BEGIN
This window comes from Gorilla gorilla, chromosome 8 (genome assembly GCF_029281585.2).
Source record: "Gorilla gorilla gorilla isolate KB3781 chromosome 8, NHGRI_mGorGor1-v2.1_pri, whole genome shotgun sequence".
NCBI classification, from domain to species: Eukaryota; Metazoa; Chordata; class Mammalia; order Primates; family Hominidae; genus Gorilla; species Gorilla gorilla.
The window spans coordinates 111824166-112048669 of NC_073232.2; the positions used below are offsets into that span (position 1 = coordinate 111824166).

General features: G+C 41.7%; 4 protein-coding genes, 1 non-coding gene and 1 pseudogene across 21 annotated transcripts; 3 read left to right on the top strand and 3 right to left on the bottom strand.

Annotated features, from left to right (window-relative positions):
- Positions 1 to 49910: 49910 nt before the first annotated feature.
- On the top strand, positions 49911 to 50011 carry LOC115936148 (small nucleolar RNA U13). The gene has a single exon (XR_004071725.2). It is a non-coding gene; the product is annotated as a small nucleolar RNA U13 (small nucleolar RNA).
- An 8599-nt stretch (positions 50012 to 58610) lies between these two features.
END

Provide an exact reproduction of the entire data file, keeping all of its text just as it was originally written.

This window comes from Gorilla gorilla, chromosome 8 (genome assembly GCF_029281585.2).
Source record: "Gorilla gorilla gorilla isolate KB3781 chromosome 8, NHGRI_mGorGor1-v2.1_pri, whole genome shotgun sequence".
NCBI classification, from domain to species: Eukaryota; Metazoa; Chordata; class Mammalia; order Primates; family Hominidae; genus Gorilla; species Gorilla gorilla.
The window spans coordinates 111824166-112048669 of NC_073232.2; the positions used below are offsets into that span (position 1 = coordinate 111824166).

General features: G+C 41.7%; 4 protein-coding genes, 1 non-coding gene and 1 pseudogene across 21 annotated transcripts; 3 read left to right on the top strand and 3 right to left on the bottom strand.

Annotated features, from left to right (window-relative positions):
- Positions 1 to 49910: 49910 nt before the first annotated feature.
- On the top strand, positions 49911 to 50011 carry LOC115936148 (small nucleolar RNA U13). The gene has a single exon (XR_004071725.2). It is a non-coding gene; the product is annotated as a small nucleolar RNA U13 (small nucleolar RNA).
- An 8599-nt stretch (positions 50012 to 58610) lies between these two features.